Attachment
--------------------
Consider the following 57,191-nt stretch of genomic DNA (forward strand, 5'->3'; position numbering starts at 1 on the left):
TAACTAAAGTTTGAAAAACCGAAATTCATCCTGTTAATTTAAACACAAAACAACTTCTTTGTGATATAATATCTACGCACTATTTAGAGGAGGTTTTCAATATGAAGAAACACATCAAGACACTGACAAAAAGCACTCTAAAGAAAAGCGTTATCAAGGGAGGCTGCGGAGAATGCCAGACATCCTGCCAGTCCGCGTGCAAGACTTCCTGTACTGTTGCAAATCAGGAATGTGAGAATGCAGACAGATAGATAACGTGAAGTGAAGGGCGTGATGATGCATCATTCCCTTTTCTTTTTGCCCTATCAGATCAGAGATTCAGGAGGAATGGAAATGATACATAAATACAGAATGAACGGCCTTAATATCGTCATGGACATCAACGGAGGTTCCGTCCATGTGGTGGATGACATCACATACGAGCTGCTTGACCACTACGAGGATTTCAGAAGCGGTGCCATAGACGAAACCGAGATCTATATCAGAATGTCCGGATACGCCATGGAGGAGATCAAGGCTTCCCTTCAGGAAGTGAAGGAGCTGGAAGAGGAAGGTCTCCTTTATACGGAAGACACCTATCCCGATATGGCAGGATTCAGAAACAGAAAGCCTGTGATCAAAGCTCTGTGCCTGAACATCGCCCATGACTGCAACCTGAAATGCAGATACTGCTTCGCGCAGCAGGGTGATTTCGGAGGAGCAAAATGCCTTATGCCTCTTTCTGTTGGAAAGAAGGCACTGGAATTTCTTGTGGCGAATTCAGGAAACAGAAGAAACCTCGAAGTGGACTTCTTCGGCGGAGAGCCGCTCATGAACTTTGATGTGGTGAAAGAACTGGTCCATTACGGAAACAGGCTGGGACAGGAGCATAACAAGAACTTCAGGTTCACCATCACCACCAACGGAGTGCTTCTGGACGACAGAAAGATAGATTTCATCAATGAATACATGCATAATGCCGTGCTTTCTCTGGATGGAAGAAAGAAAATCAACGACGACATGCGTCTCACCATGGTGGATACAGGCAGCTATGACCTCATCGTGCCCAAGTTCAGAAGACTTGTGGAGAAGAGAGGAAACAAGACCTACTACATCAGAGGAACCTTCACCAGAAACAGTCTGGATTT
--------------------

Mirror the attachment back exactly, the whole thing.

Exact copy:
Consider the following 57,191-nt stretch of genomic DNA (forward strand, 5'->3'; position numbering starts at 1 on the left):
TAACTAAAGTTTGAAAAACCGAAATTCATCCTGTTAATTTAAACACAAAACAACTTCTTTGTGATATAATATCTACGCACTATTTAGAGGAGGTTTTCAATATGAAGAAACACATCAAGACACTGACAAAAAGCACTCTAAAGAAAAGCGTTATCAAGGGAGGCTGCGGAGAATGCCAGACATCCTGCCAGTCCGCGTGCAAGACTTCCTGTACTGTTGCAAATCAGGAATGTGAGAATGCAGACAGATAGATAACGTGAAGTGAAGGGCGTGATGATGCATCATTCCCTTTTCTTTTTGCCCTATCAGATCAGAGATTCAGGAGGAATGGAAATGATACATAAATACAGAATGAACGGCCTTAATATCGTCATGGACATCAACGGAGGTTCCGTCCATGTGGTGGATGACATCACATACGAGCTGCTTGACCACTACGAGGATTTCAGAAGCGGTGCCATAGACGAAACCGAGATCTATATCAGAATGTCCGGATACGCCATGGAGGAGATCAAGGCTTCCCTTCAGGAAGTGAAGGAGCTGGAAGAGGAAGGTCTCCTTTATACGGAAGACACCTATCCCGATATGGCAGGATTCAGAAACAGAAAGCCTGTGATCAAAGCTCTGTGCCTGAACATCGCCCATGACTGCAACCTGAAATGCAGATACTGCTTCGCGCAGCAGGGTGATTTCGGAGGAGCAAAATGCCTTATGCCTCTTTCTGTTGGAAAGAAGGCACTGGAATTTCTTGTGGCGAATTCAGGAAACAGAAGAAACCTCGAAGTGGACTTCTTCGGCGGAGAGCCGCTCATGAACTTTGATGTGGTGAAAGAACTGGTCCATTACGGAAACAGGCTGGGACAGGAGCATAACAAGAACTTCAGGTTCACCATCACCACCAACGGAGTGCTTCTGGACGACAGAAAGATAGATTTCATCAATGAATACATGCATAATGCCGTGCTTTCTCTGGATGGAAGAAAGAAAATCAACGACGACATGCGTCTCACCATGGTGGATACAGGCAGCTATGACCTCATCGTGCCCAAGTTCAGAAGACTTGTGGAGAAGAGAGGAAACAAGACCTACTACATCAGAGGAACCTTCACCAGAAACAGTCTGGATTT